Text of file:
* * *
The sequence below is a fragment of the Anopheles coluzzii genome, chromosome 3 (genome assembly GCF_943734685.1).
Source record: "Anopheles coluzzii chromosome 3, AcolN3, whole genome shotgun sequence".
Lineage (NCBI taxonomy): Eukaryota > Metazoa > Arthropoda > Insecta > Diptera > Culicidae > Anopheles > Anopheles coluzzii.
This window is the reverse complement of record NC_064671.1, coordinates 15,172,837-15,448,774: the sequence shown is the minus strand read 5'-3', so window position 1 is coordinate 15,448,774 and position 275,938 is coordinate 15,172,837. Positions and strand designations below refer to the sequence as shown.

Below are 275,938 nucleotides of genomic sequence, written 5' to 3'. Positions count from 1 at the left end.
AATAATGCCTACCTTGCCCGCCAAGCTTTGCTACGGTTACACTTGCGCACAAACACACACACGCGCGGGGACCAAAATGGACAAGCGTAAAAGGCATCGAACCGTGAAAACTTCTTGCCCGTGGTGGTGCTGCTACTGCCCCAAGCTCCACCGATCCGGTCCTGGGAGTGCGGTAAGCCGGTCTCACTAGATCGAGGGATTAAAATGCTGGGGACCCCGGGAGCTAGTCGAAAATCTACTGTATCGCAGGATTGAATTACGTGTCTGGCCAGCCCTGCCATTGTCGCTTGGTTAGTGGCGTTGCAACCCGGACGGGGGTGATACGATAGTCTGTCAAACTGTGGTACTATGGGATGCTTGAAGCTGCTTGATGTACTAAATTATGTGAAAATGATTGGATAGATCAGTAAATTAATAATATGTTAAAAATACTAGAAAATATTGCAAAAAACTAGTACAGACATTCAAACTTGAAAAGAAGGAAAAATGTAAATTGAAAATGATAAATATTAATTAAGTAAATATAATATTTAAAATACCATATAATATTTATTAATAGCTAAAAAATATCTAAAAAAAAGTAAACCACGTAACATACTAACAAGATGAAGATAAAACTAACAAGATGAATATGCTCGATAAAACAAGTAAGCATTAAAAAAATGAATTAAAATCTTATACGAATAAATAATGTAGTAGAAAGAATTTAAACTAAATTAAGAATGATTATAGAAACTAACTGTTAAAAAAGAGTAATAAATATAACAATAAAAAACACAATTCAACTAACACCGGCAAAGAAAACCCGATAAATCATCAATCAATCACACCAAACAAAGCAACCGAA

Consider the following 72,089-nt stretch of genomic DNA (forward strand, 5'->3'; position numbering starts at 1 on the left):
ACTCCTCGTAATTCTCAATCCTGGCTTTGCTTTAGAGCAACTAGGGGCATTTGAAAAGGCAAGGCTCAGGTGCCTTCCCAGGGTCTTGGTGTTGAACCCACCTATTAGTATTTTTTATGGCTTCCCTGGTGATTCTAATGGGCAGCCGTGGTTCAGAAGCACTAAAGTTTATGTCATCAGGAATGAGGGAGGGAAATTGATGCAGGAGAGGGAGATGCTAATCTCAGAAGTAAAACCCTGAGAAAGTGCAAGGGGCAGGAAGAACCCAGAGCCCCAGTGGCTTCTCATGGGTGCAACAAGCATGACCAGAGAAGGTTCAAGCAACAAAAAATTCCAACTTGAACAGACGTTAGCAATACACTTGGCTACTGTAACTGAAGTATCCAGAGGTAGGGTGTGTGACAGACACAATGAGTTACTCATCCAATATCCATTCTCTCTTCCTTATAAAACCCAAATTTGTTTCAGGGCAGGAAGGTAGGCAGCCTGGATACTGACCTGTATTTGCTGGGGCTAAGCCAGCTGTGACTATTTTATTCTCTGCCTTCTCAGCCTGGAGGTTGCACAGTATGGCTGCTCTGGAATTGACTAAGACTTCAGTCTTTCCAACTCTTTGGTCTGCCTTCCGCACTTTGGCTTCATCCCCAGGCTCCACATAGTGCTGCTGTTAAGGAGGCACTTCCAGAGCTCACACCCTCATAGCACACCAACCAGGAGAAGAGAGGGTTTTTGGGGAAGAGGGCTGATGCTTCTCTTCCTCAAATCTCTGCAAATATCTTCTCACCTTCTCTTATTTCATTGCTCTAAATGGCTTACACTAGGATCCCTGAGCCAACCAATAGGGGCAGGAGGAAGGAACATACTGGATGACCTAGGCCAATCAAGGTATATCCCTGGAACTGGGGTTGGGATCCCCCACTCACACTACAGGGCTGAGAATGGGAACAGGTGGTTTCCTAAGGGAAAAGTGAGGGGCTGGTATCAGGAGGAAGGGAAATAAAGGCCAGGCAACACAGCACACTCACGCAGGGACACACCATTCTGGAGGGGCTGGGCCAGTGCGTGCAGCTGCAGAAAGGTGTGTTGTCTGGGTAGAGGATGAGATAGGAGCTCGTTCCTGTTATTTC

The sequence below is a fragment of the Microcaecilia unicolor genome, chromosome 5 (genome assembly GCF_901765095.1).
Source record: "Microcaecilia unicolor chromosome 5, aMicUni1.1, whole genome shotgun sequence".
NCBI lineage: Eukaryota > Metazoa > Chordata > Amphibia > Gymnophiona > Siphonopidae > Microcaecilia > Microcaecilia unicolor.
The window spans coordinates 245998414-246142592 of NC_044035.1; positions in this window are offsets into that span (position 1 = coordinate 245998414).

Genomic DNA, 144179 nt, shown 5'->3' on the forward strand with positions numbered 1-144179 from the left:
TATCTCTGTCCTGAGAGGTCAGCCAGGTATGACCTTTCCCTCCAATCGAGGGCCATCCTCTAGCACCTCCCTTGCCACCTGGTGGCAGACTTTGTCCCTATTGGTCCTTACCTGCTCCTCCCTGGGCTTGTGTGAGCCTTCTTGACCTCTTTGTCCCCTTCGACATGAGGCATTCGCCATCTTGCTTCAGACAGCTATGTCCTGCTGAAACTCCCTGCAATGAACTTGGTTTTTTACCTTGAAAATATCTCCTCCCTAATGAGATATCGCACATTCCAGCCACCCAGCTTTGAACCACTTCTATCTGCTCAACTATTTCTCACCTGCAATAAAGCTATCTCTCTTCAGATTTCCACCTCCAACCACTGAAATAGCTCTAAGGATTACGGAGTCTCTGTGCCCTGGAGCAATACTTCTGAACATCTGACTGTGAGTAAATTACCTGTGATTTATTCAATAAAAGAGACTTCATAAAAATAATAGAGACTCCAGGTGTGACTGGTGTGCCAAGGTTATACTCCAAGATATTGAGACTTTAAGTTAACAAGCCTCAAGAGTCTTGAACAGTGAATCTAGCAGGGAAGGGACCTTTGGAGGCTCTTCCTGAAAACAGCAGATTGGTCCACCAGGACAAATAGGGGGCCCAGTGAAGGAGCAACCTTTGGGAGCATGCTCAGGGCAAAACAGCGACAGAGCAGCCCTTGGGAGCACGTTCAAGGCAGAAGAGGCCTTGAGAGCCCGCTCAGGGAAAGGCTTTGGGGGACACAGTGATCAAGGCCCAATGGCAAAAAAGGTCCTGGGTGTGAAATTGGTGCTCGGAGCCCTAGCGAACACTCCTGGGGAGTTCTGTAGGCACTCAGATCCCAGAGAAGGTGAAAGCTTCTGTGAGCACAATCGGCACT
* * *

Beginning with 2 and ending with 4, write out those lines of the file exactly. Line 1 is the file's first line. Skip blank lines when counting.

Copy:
Source record: "Anopheles coluzzii chromosome 3, AcolN3, whole genome shotgun sequence".
Lineage (NCBI taxonomy): Eukaryota > Metazoa > Arthropoda > Insecta > Diptera > Culicidae > Anopheles > Anopheles coluzzii.
This window is the reverse complement of record NC_064671.1, coordinates 15,172,837-15,448,774: the sequence shown is the minus strand read 5'-3', so window position 1 is coordinate 15,448,774 and position 275,938 is coordinate 15,172,837. Positions and strand designations below refer to the sequence as shown.